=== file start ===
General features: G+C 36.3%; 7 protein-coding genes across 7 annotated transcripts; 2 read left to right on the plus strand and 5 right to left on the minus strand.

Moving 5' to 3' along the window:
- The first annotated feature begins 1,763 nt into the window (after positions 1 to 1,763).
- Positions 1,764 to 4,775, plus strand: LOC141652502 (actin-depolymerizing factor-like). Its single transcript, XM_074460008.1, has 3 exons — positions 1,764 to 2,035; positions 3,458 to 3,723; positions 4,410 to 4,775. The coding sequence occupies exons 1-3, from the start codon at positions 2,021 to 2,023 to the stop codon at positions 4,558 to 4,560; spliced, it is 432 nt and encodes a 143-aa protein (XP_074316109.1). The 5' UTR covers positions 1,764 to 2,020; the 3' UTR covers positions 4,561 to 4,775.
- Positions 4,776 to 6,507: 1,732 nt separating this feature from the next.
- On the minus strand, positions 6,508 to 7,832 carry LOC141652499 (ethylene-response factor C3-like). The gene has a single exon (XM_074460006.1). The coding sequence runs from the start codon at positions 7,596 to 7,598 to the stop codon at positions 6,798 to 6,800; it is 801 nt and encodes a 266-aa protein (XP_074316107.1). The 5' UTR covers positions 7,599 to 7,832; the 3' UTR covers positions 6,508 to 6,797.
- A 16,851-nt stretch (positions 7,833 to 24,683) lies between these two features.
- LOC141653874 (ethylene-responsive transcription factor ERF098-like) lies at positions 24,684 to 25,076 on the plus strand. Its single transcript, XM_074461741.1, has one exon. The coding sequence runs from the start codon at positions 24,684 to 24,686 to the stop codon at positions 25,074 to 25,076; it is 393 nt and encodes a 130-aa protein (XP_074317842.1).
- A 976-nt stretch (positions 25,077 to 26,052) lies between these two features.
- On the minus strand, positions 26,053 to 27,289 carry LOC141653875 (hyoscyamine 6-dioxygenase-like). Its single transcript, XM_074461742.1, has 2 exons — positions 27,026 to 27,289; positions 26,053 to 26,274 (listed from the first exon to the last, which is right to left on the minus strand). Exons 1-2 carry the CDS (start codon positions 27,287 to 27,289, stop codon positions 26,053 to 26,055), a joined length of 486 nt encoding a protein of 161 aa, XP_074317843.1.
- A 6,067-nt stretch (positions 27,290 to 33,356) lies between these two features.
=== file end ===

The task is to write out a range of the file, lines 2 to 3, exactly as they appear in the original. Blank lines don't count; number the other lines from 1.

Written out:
Moving 5' to 3' along the window:
- The first annotated feature begins 1,763 nt into the window (after positions 1 to 1,763).